I really don’t know the woman I’ve become.
You see, the junior-high version of me could barely pass the one-mile run test in PE. And she hated. every. minute.
But the 30-something version of me decided my next adventure in torture and exhilaration should include running. I began with 5Ks, then 10Ks, then half marathons. I have even done one full marathon — 26.2 miles of fun. Or something like that.
This past weekend, I completed my seventh half marathon during the OneAmerica Indy 500 Festival Mini Marathon. It rained the entire time. Not one stitch of my clothing was dry. My fingers and toes were, I was sure, permanently “raisin-ed.” (Yes, that’s a word.)
What did I discover during this experience?
The life lessons learned through running and through youth livestock shows overlap in amazing ways. Hopefully, my children can pick up a few of these lessons through their experience of watching their crazy momma on this crazy journey.
- You have to get out there and put in the work – day in and day out. No excuses. Whether it’s lacing up the running shoes for a training run in the sleet and rain, when running sounds like the dumbest idea ever – or whether it’s pulling on the chore boots when you just don’t feel like it, by golly – you’ll never see the results you desire if you don’t do the work at home.
- Great people exist, and they’ll help when you need it most.The weather on race day could not have been more horrific – rain, ranging from mist to torrential downpour. It was downright miserable.
Yes, running through puddles, in soaking clothes with raisin fingers and toes was one thing. But the entire course of every race I’ve run has been lined with hundreds of volunteers, and many supporters simply there to offer cheers and support. They stood, getting soaked to the core, for hours on end. Now that’s what I call miserable.
But they were cheering and clapping and shouting words of encouragement. And I’ll tell you what, when you’re just not sure of your legs will take you one more step at mile 22 of a full marathon, that simple, “You’re doing great!” can make a world of difference. (And cause a sap like me to cry, too.)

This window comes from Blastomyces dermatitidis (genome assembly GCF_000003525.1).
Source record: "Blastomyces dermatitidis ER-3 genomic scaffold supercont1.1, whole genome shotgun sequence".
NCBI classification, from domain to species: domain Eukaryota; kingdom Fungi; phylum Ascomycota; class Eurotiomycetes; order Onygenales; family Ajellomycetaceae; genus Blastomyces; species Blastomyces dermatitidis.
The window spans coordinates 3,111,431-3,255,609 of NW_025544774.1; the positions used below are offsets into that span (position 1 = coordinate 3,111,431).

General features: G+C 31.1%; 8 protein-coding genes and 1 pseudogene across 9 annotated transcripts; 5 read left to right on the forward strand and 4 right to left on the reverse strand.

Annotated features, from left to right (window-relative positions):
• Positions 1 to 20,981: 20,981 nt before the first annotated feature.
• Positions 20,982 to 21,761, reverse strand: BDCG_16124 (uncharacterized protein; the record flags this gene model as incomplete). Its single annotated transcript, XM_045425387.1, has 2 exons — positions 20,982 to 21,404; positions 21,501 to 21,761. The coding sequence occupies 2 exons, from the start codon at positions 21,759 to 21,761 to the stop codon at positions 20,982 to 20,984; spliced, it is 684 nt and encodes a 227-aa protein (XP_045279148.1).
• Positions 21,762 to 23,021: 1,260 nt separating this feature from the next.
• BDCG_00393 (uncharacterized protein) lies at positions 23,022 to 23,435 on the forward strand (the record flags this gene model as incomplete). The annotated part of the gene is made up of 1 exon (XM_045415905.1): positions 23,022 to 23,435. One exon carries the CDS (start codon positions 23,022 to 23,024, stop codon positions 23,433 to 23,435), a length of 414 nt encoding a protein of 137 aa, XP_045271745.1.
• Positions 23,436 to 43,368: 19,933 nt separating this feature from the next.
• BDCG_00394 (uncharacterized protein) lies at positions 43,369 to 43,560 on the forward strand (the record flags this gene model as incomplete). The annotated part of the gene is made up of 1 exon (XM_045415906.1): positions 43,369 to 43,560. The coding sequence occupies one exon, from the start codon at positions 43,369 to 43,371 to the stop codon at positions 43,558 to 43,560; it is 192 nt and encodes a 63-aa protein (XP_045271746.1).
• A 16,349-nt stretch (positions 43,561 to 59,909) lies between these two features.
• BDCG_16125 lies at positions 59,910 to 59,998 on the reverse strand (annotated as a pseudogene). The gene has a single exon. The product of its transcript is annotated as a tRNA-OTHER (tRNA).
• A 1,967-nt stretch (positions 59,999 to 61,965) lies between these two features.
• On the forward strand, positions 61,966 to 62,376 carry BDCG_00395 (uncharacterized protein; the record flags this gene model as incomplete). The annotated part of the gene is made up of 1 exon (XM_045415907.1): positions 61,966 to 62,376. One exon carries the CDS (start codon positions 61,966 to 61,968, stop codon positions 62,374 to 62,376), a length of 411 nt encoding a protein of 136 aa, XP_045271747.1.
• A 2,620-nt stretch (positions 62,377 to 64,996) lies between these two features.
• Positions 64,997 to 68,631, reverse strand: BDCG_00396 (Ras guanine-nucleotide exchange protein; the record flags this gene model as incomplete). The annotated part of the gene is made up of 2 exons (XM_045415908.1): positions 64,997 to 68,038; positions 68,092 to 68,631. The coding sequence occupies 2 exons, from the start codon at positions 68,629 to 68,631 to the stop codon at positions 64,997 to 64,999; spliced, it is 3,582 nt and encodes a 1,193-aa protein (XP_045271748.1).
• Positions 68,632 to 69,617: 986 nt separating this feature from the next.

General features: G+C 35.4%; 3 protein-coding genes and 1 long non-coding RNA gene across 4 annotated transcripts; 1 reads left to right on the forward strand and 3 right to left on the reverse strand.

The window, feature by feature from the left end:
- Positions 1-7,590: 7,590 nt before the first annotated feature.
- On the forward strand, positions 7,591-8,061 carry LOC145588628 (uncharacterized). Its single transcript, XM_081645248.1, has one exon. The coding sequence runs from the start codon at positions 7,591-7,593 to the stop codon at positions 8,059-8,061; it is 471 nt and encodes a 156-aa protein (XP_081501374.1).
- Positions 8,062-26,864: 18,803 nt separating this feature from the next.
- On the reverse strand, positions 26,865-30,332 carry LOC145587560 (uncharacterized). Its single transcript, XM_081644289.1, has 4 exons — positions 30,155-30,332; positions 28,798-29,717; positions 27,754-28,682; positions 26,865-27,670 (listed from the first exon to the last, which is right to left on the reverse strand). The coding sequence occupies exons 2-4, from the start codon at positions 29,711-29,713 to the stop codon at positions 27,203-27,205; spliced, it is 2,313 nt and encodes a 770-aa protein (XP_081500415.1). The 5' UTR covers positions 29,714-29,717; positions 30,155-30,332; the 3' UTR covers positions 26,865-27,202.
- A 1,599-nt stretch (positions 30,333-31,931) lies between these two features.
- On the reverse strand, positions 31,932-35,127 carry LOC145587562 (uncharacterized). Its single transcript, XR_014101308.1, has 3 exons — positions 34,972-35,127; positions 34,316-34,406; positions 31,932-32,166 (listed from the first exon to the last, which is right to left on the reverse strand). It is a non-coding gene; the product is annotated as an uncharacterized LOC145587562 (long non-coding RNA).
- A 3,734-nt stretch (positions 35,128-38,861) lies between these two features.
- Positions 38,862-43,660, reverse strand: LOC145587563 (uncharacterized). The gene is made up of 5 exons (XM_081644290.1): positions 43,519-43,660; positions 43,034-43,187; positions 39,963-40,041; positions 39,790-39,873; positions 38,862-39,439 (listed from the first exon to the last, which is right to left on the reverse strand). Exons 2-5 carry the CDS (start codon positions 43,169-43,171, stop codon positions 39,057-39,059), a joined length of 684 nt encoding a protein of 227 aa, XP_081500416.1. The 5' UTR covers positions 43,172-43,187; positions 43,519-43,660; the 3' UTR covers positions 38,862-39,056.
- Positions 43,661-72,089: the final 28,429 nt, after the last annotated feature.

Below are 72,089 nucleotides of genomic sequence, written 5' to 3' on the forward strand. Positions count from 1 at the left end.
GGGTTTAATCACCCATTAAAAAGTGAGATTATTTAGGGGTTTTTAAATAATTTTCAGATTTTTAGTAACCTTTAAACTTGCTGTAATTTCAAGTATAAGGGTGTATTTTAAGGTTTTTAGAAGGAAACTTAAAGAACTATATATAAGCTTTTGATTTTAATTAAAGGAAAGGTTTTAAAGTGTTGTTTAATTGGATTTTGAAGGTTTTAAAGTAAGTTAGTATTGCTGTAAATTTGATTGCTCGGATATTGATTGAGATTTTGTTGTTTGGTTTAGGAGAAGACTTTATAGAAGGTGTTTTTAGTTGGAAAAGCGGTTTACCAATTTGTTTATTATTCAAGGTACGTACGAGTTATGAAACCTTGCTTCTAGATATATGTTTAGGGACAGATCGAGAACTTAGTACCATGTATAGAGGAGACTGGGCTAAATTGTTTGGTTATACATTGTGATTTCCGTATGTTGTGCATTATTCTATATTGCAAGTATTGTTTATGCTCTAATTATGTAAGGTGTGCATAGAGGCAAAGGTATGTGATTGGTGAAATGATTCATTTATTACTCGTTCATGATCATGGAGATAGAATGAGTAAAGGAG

I’ve seen it time and again in the livestock show world, too. Fellow show parents stepping in to help when they see a fellow parent in need. They’re not doing it for the reward. They’re doing it because it’s the right thing to do. And it’s incredible.
- Seek the advice of experts.Mentors are invaluable, regardless of the scenario. And I’ve found in both running and youth livestock shows, they’re more than happy to help someone in need. Throughout every race I’ve run, many running friends across the country have offered invaluable advice. On how to make it past “the wall” that hits many marathoners at Mile 20. (Or for me, on mile 13.4 of an 18-mile training run. What an ugly day.) Our friends in the cattle industry? Absolutely the same – and always there with advice when needed.
- Run your own race, not the race of the person next to you. One such experienced friend and runner, Regan, reminded me of this wisdom just before my first half marathon several years ago. How true – whether it be in running or in the show ring. Everyone is on a different journey. Everyone has different goals and experience. Don’t be discouraged by your point in the journey, in relation to the person next to you. The only one to compete against? The person you were yesterday.
- Family supports each other, no matter what.Did I mention how miserable the weather was on race day? It’s a trend. It rains for every race I run. (Yes, I’m a treat.)
But during that full marathon three years ago, I saw the greatest support from my family. My cousin and her then-boyfriend were standing at Mile 6 to cheer me on. And met me again at Mile 22, running alongside and offering encouragement for nearly a mile.
And when I entered the University of Illinois Memorial Stadium, which is home to the Illinois Marathon finish line, I could not have been more overwhelmed to see my husband, kids, mom, and cousins – smiling and cheering with their handmade, glitter-adorned, poster-board signs. And after running for 5 hours and 29 minutes – they were just the inspiration I needed to power through to the end. That’s just what family does.
My hope? That our children feel that same exhilaration and sense of pride when they see their parents and siblings awaiting them as they exit the ring at every show. My excitement for them is completely glittery-sign worthy. And if I could be holding up a handmade sign to cheer on my kids in the ring, I’d absolutely do it. (Oh, yes. I would.)
Yes, I learned far more than breathing techniques and the benefits of energy gels throughout my marathon training. I learned a lot about life, too.
Will I take on a half marathon again? I’m sure I will. A full marathon? Well, after three years, I’m still not feeling that need. But never say “never.”
One thing I know for certain. Whether it be in running or helping our children achieve their goals in the show ring, so many lessons are learned by staying the course.